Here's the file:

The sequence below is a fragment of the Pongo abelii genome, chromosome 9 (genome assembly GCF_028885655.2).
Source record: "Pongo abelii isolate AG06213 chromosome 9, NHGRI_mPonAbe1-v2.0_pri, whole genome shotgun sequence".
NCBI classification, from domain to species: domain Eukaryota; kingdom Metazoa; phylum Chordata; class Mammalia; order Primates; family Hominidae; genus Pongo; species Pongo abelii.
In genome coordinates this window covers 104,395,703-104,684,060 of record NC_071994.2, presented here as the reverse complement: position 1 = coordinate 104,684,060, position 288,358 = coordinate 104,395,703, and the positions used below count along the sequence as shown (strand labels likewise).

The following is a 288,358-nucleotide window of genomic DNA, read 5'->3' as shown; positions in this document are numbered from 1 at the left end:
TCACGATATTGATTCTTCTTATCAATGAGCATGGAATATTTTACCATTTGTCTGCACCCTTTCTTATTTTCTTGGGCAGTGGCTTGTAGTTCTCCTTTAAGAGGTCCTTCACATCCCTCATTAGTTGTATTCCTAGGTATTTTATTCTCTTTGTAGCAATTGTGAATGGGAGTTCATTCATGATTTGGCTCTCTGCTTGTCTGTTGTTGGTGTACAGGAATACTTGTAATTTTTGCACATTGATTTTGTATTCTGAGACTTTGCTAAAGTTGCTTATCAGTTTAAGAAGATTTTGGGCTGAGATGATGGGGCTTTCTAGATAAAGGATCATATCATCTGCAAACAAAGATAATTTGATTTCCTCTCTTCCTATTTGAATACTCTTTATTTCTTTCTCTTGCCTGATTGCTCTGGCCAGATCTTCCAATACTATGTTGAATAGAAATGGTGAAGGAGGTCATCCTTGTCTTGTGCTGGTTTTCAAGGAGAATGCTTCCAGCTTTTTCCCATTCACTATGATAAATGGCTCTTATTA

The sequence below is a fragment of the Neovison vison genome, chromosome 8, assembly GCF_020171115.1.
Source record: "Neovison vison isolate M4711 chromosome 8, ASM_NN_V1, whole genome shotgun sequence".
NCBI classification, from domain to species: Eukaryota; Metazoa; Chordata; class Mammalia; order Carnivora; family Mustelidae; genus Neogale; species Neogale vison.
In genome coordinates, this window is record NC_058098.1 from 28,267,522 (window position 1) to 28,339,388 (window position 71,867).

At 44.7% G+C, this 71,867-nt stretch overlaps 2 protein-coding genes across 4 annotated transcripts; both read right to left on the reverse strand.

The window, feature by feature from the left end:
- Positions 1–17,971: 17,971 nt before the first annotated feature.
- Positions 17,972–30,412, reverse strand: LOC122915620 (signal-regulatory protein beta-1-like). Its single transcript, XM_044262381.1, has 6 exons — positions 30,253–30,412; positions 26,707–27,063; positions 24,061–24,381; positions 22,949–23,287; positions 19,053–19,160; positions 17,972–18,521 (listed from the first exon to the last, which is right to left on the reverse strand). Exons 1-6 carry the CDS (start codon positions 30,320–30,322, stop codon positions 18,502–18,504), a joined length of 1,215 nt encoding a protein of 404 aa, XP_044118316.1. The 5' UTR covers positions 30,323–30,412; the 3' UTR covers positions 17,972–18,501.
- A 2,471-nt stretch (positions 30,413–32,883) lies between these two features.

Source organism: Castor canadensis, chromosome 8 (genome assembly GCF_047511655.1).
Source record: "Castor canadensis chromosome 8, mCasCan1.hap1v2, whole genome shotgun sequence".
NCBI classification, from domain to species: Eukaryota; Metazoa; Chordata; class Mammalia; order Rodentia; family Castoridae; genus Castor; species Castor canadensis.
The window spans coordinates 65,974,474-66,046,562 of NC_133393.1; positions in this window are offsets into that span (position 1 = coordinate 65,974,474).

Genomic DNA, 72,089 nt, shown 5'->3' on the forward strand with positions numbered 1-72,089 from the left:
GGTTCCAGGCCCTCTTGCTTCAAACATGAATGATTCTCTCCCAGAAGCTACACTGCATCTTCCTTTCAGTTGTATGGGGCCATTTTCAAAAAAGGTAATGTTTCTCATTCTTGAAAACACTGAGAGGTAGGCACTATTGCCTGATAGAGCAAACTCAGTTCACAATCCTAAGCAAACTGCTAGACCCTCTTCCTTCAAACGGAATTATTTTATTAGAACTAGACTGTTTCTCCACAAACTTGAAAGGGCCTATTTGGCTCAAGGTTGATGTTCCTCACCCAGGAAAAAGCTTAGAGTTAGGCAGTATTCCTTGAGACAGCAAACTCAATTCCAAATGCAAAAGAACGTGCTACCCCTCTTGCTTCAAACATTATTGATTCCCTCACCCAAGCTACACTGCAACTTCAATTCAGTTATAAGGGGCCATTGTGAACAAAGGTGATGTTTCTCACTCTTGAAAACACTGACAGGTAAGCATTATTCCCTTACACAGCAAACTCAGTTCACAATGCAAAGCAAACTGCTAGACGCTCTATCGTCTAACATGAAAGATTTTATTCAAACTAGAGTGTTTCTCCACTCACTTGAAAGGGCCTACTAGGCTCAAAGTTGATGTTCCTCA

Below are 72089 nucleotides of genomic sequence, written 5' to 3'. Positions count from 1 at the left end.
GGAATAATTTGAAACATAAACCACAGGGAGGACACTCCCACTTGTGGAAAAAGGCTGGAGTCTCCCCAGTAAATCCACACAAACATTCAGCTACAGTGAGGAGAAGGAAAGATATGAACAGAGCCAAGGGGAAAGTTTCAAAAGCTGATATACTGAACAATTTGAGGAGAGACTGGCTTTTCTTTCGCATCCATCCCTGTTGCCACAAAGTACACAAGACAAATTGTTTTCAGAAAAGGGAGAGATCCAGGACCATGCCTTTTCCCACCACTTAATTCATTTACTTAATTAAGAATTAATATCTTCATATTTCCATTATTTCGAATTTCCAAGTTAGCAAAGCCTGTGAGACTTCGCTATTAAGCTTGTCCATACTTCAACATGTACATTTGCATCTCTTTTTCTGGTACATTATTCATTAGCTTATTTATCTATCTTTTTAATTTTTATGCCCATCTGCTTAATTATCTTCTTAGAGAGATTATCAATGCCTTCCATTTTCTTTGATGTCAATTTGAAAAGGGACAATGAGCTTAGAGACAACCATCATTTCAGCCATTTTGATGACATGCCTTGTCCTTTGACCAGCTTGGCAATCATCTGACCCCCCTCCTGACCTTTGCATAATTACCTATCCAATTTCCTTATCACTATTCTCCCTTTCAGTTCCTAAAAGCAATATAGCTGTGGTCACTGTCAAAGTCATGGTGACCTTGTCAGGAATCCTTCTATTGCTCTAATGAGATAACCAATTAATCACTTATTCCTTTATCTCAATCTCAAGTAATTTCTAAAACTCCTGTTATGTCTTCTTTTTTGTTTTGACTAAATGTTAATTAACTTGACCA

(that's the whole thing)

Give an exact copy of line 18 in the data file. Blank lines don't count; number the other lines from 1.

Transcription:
NCBI classification, from domain to species: Eukaryota; Metazoa; Chordata; class Mammalia; order Rodentia; family Castoridae; genus Castor; species Castor canadensis.